French Food Minister Says NYC School Lunches are Magnifique

By Iris Mansour on July 2, 2013 6:47pm 

 French Minister Guillaume Garot samples school cuisine along with Schools Chancellor Dennis Walcott at Queens College School of Math, Science and Technology on July 2, 2013.
French Minister Guillaume Garot samples school cuisine along with Schools Chancellor Dennis Walcott at Queens College School of Math, Science and Technology on July 2, 2013.
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DNAinfo/Iris Mansour

FLUSHING — Vive la barbecue!

A French food minister tipped his beret to American school lunches Tuesday afternoon, sampling the finest and healthiest fare that a Queens high school had to offer.

Junior Minister for the Food Industry Guillaume Garot tucked into a plate of barbecue chicken, rice, plantains and broccoli at Queens College School for Math Science and Technology in Flushing as part of an international dietary and culinary exchange.

C’est tres bon, franchement [It's really good, frankly.],” he said of his meal, part of Mayor Michael Bloomberg administration's push to cut fat and sodium in schools.

While he was standing on line he discovered the spork and Walcott explained the spoon/fork contraption through a translator.

Garot — in the first visit of a top French official to a city school cafeteria — was in town to discuss  French and New York school dinners, and exchange gastronomic best practices with the chancellor.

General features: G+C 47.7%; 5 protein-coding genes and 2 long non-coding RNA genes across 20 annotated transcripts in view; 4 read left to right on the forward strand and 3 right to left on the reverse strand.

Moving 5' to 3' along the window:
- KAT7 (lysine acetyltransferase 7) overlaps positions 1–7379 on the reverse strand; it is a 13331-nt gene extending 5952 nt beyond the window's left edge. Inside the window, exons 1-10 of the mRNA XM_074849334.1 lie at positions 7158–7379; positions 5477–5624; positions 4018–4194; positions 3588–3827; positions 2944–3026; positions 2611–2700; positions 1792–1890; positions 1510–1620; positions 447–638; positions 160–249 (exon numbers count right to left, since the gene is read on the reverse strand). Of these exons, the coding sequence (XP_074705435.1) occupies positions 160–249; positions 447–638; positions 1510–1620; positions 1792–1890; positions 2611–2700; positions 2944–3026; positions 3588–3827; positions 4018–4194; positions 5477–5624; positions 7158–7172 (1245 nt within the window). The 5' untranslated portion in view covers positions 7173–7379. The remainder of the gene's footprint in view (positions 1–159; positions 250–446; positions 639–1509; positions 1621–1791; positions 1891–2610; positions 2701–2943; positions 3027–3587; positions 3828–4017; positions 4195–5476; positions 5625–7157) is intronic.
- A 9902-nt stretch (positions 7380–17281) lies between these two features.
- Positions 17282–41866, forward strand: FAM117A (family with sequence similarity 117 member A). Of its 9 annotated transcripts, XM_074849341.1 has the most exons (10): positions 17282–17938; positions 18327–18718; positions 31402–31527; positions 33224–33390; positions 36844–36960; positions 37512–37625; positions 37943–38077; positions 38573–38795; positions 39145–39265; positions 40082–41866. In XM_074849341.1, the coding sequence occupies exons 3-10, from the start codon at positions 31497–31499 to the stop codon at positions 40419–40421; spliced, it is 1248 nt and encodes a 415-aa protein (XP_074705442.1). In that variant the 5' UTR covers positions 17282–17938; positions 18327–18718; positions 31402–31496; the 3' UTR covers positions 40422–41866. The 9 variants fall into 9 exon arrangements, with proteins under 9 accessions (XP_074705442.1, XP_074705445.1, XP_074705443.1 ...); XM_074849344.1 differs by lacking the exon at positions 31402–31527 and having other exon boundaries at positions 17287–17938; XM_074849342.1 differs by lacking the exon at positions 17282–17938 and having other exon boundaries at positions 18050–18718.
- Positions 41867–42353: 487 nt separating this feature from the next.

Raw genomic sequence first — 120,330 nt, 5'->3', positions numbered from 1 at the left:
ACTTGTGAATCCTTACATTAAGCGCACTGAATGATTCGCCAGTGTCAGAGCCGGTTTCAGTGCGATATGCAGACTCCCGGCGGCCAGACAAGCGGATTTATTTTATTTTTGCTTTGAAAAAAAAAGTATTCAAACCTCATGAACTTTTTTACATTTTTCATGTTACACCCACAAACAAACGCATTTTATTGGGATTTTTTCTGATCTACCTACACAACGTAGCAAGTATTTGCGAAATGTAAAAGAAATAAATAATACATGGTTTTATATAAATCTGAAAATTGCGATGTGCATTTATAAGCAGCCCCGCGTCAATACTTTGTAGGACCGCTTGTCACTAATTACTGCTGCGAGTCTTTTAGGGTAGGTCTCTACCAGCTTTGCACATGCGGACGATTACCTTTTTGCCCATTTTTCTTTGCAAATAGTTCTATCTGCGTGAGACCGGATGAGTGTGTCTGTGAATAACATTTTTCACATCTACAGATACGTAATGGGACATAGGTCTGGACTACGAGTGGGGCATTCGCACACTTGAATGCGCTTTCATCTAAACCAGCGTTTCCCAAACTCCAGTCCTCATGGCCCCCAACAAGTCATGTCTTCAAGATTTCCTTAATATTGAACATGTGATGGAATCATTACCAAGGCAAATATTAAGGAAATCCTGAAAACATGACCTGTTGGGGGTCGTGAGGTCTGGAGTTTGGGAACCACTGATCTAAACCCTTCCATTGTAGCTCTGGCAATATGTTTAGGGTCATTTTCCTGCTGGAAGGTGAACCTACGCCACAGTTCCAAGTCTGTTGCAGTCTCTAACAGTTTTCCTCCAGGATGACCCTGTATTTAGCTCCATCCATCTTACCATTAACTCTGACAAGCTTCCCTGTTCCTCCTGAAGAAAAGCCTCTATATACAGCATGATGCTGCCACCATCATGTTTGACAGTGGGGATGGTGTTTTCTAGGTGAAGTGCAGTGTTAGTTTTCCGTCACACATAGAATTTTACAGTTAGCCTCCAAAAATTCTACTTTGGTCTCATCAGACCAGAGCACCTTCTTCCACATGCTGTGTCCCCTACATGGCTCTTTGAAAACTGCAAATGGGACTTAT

“I believe that we can learn a lot from one another,” said Garot.

While he said that child obesity was a bigger issue in the U.S., Garot noted that it was still a problem that France had to face. There was even talk of drafting a best practices agreement about school food.

“Each kid, whether he or she is American or French, deserves quality food,” he added.

And while Garot said he wasn't there to “lecture” or “give advice,” he did point out that children in France feast for 1-2 hours over a four course lunch and have a long and deep tradition of quality food.

“Food isn’t a product like all the rest,” said Garot. “Respecting food entails respecting the person that produced it,” he added.

In response to French perceptions that Americans feast on fatty food, Garot suggested critics “should come to this school.

"They’d see it’s balanced and tasty,” he added.

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